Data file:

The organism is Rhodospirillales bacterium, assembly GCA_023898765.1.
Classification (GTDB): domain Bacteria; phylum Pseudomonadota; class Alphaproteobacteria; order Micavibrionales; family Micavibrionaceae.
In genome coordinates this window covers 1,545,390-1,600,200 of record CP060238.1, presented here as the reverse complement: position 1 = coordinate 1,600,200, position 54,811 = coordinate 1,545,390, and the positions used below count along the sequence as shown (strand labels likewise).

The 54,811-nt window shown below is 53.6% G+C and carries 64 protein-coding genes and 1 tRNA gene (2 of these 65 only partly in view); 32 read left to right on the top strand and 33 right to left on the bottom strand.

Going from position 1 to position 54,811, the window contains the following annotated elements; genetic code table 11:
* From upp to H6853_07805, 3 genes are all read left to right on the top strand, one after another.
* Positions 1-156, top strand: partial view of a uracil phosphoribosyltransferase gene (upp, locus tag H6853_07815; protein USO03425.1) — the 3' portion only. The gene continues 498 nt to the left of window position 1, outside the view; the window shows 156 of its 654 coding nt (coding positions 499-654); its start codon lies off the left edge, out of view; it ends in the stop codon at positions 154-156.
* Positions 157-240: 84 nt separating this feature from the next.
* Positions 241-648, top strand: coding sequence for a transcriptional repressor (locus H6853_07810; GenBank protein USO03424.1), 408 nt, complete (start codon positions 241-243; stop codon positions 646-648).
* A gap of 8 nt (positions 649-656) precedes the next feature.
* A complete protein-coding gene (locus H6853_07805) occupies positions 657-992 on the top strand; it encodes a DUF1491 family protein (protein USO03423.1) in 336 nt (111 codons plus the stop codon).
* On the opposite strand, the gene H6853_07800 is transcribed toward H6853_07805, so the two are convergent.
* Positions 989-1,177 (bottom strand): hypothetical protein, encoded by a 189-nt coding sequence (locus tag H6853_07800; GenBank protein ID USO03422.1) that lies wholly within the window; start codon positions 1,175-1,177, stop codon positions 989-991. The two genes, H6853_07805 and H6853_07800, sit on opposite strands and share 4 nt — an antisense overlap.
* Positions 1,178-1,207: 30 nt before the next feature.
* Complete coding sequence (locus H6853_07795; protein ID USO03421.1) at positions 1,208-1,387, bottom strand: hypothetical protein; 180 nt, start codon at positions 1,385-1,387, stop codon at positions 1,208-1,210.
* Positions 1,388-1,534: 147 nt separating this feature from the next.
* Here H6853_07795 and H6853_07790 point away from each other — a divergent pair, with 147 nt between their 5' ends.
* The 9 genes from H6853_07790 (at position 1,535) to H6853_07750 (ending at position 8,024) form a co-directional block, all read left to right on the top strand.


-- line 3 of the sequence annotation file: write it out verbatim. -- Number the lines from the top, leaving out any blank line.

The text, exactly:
In genome coordinates this window covers 1,545,390-1,600,200 of record CP060238.1, presented here as the reverse complement: position 1 = coordinate 1,600,200, position 54,811 = coordinate 1,545,390, and the positions used below count along the sequence as shown (strand labels likewise).